The Lutheran Reformation

Posted by Nate Bargmann on Wed, Oct 31, 2012

Today marks the 495th anniversary of the Lutheran Reformation begun by Martin Luther and his now famous posting of his 95 theses on the door of All Saints Church in Wittenberg.  Luther chose this particular day, not because it was Halloween as we know it in the USA, but because it was the eve of the church holiday All Saints Day and his theses were his attempt to guide the straying Roman church back to the Scriptural truths the saints who would be celebrated the next day had died for.

While his boldness and conviction of Scriptural truth gave rise to much more than it is likely that he could have ever imagined, it was certainly not his intention to do so.  Still, when it became obvious that the Roman church had no intention of mending its ways,  Luther did not shrink from had he had begun but, rather, with the strength given by the Holy Spirit continued to boldly preach and confess the truth of Sola Scriptura, Sola Fide, and Sola GratiaScripture alone, Faith alone, and Grace alone by which man is saved from sin, not by his own reason or strength but by the grace of God through the perfect life, death by crucifixion, and raising from the dead his son Jesus Christ.  Neither indulgences, human will, nor any earthly thing can provide this precious salvation.  This is what Martin Luther rediscovered through reading the Holy Bible and took the Gospel of salvation from the exclusive realm of priests and provided it to all sinners by translating the Latin Bible into German.  This is the basis of the Lutheran reformation—other “reformations” now termed Protestant occurred later in time.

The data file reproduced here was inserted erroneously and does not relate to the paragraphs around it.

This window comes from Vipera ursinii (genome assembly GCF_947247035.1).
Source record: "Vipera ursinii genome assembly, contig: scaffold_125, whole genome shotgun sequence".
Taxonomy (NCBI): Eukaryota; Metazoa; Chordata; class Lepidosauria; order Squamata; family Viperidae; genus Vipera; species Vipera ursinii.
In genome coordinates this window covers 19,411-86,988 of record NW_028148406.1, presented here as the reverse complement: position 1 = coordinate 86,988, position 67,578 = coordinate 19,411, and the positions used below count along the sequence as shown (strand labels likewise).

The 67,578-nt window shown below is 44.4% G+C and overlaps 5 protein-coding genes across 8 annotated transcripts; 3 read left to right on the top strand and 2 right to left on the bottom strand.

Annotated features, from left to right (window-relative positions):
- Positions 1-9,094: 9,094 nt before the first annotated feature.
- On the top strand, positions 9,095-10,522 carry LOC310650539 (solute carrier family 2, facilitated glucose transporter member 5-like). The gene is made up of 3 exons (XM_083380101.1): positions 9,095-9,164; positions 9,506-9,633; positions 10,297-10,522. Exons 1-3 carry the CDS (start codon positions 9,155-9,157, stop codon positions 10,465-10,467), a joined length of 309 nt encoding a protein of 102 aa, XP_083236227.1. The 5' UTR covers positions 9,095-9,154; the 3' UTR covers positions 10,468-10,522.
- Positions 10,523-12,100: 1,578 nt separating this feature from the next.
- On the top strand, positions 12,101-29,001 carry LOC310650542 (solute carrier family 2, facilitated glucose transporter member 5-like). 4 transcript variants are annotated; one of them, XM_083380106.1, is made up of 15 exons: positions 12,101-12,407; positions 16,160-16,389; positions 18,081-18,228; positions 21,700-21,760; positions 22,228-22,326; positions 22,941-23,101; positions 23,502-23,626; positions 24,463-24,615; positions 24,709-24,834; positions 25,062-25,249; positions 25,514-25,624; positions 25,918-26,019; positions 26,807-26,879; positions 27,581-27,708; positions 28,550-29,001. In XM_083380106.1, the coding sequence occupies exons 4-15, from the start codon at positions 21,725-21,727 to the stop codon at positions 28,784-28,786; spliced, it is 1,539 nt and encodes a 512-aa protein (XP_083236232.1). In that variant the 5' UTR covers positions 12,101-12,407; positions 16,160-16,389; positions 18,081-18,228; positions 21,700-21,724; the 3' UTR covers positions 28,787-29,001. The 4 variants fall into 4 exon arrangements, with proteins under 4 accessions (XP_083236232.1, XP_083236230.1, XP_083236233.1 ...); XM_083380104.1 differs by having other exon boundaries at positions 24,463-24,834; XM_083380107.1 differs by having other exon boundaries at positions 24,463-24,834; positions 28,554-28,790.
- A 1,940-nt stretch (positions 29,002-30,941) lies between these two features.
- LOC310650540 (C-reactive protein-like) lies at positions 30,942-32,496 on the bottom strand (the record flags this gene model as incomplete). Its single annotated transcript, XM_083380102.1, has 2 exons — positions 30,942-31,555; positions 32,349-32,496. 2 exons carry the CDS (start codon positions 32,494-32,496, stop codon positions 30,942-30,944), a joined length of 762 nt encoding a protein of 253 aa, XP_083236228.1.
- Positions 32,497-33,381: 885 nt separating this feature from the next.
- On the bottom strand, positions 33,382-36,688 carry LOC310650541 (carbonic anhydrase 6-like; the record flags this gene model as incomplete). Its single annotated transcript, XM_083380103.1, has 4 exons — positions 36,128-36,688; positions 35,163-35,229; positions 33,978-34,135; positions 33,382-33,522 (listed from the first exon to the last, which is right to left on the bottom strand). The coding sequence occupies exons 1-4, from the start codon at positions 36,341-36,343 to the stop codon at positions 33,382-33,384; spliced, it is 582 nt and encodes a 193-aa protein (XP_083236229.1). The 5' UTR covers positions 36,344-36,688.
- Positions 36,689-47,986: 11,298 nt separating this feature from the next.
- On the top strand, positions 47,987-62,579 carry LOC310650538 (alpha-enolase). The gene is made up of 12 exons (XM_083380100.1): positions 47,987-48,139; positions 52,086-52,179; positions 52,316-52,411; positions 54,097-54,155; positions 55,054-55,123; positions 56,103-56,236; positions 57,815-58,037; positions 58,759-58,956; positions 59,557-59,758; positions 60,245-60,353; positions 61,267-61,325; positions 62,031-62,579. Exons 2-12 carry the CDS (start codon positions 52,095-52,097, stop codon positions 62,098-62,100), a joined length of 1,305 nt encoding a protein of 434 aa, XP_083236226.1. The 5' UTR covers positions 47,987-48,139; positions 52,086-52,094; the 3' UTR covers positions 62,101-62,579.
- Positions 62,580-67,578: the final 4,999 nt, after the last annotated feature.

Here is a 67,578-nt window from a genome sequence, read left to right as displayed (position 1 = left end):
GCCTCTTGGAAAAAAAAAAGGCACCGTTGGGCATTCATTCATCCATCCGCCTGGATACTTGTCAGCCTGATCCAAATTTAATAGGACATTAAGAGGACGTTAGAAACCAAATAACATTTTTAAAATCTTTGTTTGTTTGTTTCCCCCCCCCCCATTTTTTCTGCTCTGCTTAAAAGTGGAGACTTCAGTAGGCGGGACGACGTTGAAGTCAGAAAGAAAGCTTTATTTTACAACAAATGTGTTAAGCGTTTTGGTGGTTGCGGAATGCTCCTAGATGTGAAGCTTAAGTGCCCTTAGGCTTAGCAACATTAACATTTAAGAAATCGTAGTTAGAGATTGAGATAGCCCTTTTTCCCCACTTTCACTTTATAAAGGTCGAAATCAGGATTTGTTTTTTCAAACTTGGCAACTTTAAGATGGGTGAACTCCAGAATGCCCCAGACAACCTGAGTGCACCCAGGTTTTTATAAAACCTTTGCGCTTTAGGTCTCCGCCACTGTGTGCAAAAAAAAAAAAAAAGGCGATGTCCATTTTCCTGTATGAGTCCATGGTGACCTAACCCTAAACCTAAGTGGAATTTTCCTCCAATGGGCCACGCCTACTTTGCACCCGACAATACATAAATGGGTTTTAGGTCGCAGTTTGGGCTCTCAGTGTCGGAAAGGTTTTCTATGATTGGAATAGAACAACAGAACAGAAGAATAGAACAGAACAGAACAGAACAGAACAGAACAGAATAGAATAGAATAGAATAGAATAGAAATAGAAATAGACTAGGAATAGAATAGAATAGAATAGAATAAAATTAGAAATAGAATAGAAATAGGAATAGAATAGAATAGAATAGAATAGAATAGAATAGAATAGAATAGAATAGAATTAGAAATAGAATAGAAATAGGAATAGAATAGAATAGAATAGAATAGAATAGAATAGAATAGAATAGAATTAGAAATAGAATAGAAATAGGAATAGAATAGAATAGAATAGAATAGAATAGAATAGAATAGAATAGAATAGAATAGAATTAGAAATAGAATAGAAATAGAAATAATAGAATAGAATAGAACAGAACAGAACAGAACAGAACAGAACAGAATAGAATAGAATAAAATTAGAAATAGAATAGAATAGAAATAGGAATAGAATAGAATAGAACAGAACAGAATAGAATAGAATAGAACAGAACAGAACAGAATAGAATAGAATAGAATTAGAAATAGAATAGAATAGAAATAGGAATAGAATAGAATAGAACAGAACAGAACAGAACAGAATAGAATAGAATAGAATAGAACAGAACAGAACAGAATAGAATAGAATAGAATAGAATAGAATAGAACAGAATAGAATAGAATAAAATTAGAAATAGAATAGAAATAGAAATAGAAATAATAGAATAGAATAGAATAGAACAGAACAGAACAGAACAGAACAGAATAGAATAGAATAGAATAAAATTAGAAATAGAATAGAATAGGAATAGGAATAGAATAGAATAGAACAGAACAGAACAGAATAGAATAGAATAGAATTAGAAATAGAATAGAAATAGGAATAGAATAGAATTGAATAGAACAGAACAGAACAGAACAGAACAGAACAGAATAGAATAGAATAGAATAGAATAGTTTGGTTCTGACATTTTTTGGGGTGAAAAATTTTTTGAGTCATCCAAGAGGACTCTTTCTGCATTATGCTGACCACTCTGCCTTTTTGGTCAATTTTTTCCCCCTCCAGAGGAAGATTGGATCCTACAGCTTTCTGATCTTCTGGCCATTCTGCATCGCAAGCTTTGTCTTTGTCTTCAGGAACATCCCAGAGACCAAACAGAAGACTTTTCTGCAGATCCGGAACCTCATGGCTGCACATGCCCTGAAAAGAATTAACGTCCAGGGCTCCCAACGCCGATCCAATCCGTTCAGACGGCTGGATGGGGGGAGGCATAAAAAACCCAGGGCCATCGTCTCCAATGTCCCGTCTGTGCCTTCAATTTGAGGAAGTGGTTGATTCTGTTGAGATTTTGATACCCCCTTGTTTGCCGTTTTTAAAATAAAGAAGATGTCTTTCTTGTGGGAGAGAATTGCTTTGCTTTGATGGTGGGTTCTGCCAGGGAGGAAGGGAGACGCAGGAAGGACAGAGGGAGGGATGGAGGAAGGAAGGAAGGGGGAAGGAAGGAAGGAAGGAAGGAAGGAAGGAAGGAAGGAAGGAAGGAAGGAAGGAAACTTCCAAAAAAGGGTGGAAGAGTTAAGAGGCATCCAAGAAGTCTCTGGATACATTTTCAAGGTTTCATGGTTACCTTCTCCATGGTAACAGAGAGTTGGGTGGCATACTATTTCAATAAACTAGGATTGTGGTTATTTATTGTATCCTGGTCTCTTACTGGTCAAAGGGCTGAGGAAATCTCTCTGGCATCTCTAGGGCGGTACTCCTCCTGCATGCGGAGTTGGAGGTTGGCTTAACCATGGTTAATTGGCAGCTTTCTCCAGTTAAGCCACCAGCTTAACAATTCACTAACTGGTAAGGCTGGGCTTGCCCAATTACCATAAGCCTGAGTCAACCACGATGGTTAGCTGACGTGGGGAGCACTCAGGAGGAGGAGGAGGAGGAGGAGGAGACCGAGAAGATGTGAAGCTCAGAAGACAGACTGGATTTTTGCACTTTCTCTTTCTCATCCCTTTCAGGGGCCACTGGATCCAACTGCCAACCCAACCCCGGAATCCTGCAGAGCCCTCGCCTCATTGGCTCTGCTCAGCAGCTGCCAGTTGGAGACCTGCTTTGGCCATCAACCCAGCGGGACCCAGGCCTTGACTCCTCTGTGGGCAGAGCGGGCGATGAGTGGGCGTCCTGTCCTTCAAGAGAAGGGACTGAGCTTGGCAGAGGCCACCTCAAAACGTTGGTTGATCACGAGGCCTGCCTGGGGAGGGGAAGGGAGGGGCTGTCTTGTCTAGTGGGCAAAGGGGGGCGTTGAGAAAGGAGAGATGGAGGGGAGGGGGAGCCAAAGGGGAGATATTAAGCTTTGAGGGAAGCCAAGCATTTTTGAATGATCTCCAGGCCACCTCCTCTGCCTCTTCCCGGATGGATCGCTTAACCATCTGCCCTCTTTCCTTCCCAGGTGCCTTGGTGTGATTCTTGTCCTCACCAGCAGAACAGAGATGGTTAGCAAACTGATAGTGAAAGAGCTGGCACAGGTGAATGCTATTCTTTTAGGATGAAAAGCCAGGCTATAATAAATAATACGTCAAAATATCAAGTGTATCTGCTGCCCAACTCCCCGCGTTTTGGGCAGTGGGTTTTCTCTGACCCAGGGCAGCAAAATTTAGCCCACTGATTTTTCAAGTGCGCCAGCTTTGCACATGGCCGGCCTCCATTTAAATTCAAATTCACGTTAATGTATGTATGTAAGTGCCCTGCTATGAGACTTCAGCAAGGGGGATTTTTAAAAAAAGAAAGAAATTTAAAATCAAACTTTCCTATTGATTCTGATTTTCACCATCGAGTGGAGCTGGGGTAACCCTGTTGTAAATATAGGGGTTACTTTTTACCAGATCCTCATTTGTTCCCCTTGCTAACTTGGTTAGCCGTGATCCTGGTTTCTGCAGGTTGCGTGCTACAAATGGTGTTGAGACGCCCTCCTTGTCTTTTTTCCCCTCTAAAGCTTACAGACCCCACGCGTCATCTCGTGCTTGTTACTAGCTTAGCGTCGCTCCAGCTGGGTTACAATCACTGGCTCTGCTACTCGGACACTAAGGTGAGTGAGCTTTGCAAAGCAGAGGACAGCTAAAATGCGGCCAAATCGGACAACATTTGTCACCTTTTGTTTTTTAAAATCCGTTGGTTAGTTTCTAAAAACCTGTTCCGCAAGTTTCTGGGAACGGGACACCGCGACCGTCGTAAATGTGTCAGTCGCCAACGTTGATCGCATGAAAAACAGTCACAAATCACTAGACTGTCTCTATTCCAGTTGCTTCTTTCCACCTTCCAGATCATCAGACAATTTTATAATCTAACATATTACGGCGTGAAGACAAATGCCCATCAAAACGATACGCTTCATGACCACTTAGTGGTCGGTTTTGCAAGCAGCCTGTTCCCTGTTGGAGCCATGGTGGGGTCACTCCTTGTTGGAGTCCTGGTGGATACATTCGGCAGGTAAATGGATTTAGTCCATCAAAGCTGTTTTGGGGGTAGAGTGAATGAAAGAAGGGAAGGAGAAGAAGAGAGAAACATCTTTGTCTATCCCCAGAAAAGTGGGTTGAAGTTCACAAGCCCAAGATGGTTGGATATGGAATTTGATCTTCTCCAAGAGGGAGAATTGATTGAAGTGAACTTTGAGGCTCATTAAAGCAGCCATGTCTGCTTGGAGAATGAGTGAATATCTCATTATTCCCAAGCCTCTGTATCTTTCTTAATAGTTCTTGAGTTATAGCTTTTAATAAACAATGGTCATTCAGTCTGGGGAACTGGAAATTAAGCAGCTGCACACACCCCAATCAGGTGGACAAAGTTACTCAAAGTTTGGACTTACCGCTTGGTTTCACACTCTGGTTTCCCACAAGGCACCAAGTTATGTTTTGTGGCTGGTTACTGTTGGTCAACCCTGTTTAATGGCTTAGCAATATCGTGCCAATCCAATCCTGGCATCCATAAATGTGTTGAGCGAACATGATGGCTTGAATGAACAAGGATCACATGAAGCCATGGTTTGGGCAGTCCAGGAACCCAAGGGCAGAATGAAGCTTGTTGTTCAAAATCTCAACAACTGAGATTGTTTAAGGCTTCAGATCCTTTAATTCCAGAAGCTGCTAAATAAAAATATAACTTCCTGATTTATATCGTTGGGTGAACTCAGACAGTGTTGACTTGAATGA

Besides a scholar, Martin Luther was also a skilled composer, writing a number of notable hymns including A Mighty Fortress is Our God and From Heaven Above to Earth I come.  Along with these hymns and many more the Lutheran worship service is one of liturgy—scriptural readings and singing that hearken back to the earliest days of the Christian Church—with prayer, preaching, and signing.

From the Reformation came the Lutheran Confessions, most famously the Augsburg Confession and later the Book of Concord and a number more (see left sidebar of the Book of Concord link).  Martin Luther famously wrote his Small Catechism which most likely every Lutheran confirmand has memorized prior to confirmation (the confirmation of instruction in Holy Scripture and Luther’s Small Catechism given before one may partake of the sacrament of Holy Communion in the Lutheran Church).  He also wrote a Large Catechism which is a far more in depth treatment of the six chief parts of Christian doctrine.

Martin Luther’s boldness in faith set in motion a chain of events that continues to this day.  I am thankful to God for placing him in a critical time in history.  Would it always be that faithful servants be placed in this sinful world to preach the Gospel in it truth and purity!